Do you see the comparison. In Hebrews 3:7-9 it is the Holy Spirit that is speaking. In verse 9 the Holy Spirit is still speaking and he said, "When your fathers tempted me, proved me, and saw my works forty years." So the Holy Spirit is the one they tested, but Exodus 17 says it was the Lord. So the Holy Spirit must be the Lord God.

Also in Isaiah we read:-

"Also I heard the voice of the Lord, saying, Whom shall I send, and who will go for us? Then said I, Here am I; send me. And he said, Go, and tell this people, Hear ye indeed, but understand not; and see ye indeed, but perceive not." Isaiah 6:8, 9.

In the book of Acts, Paul refers to these texts:-

"And when they agreed not among themselves, they departed, after that Paul had spoken one word, Well spake the Holy Ghost by Esaias the prophet unto our fathers, Saying, Go unto this people, and say, Hearing ye shall hear, and shall not understand; and seeing ye shall see, and not perceive:" Acts 28:25, 26.

Paul says that the Holy Ghost spoke through Esaias or Isaiah the prophet, while Isaiah tells us that it was the voice of the Lord that spoke to him. So clearly Paul is saying that the Holy Spirit is the Lord.

If we also compare the following two texts we come up with the same answer.

"For the prophecy came not in old time by the will of man: but holy men of God spake as they were moved by the Holy Ghost." 2 Peter 1:21.

"All scripture is given by inspiration of God, and is profitable for doctrine, for reproof, for correction, for instruction in righteousness:" 2 Timothy 3:16.

In Peter we read that holy men spake as they were moved by the Holy Ghost. Whereas Paul's letter to Timothy says that all Scripture is inspired of God. Therefore the Holy Ghost must be God.

Is the Holy Spirit eternal? Hebrews 9:14 states that the Holy Spirit is everlasting. He is called the everlasting Spirit.

Is He all-knowing? 1 Corinthians 2:10, 11 teaches that the Holy Spirit is all-knowing. He knows everything:-

"But God hath revealed them unto us by his Spirit: for the Spirit searcheth all things, yea, the deep things of God. For what man knoweth the things of a man, save the spirit of man which is in him? even so the things of God knoweth no man, but the Spirit of God." 1 Corinthians 2:10, 11.

So these verses show that the Holy Spirit is omniscient or all-knowing.

Is He all-powerful? Luke 1:35 teaches that the Holy Spirit is powerful:-

"And the angel answered and said unto her, The Holy Ghost shall come upon thee, and the power of the Highest shall overshadow thee: therefore also that holy thing which shall be born of thee shall be called the Son of God." Luke 1:35.

The first part of this verse is repeated. The first part says that the Holy Spirit will come upon Mary, the second says that the power of the Most High will overshadow her. This shows that the Holy Spirit is all-powerful.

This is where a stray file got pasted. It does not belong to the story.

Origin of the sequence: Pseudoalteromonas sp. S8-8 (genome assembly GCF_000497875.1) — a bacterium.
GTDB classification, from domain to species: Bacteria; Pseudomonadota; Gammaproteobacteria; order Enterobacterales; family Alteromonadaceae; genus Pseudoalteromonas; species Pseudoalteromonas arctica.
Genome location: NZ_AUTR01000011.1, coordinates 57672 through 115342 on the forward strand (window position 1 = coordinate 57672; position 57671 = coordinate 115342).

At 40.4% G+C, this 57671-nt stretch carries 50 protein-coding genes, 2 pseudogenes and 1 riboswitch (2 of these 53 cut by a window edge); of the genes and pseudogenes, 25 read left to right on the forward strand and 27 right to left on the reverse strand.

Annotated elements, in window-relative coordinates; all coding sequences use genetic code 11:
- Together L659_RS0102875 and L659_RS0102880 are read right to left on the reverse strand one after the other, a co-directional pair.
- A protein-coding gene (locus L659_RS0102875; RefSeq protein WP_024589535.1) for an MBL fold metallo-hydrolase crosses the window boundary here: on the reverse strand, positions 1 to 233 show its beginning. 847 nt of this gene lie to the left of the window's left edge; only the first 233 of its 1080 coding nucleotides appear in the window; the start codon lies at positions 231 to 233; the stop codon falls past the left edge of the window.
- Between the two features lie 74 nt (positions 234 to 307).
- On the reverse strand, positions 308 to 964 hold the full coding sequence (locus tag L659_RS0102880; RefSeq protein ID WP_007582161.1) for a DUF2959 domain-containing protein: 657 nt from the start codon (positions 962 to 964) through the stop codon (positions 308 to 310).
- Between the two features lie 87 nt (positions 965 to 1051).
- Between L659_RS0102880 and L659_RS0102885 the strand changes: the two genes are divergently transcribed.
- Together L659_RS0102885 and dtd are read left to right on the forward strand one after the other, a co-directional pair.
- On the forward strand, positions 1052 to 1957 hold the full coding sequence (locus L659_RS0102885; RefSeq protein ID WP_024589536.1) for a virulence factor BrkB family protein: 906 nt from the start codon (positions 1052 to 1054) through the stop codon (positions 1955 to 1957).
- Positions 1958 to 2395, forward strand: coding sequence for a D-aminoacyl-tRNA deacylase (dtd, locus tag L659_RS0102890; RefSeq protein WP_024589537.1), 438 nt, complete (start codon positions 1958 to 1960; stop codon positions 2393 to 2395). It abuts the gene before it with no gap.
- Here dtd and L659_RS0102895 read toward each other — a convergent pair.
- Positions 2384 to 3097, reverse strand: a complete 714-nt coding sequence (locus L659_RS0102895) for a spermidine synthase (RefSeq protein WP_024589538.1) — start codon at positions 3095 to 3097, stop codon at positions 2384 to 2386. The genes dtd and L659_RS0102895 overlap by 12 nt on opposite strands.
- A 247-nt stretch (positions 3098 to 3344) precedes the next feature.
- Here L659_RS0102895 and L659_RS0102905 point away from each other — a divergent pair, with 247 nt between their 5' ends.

Is He everywhere present? Psalms 139:7 and 8 teaches that no matter where we go, even to heaven or hell, the Spirit will be there. Therefore the Holy Spirit is everywhere present.

There is only one sin that cannot be forgiven. It is found in Matthew, Mark and Luke:-

"Wherefore I say unto you, All manner of sin and blasphemy shall be forgiven unto men: but the blasphemy against the Holy Ghost shall not be forgiven unto men. And whosoever speaketh a word against the Son of man, it shall be forgiven him: but whosoever speaketh against the Holy Ghost, it shall not be forgiven him, neither in this world, neither in the world to come." Matthew 12:31, 32.

"Verily I say unto you, All sins shall be forgiven unto the sons of men, and blasphemies wherewith soever they shall blaspheme: But he that shall blaspheme against the Holy Ghost hath never forgiveness, but is in danger of eternal damnation:" Mark 3:28, 29.

"And whosoever shall speak a word against the Son of man, it shall be forgiven him: but unto him that blasphemeth against the Holy Ghost it shall not be forgiven." Luke 12:10.

Whoever speaks against or blasphemes the Holy Spirit commits the one and only sin that cannot be forgiven, neither in this world nor in the one to come. It is a very serious thing in the eyes of God to speak against or blaspheme the Holy Spirit, the Third Person of the Godhead.

So not only is Jesus called God and the Lord, but so is the Holy Spirit. There are comparisons between the Old and the New Testament that show the same. All Three Persons of the Godhead, the Father, the Son and the Spirit are eternal, all-knowing, all-powerful and everywhere present. Therefore the Father is God, Jesus Christ is God, and the Holy Spirit is God, and all Three Separate Persons of the Godhead are God.


© S. D. Goeldner



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© S. D. Goeldner, February, 2011. Last updated August, 2017.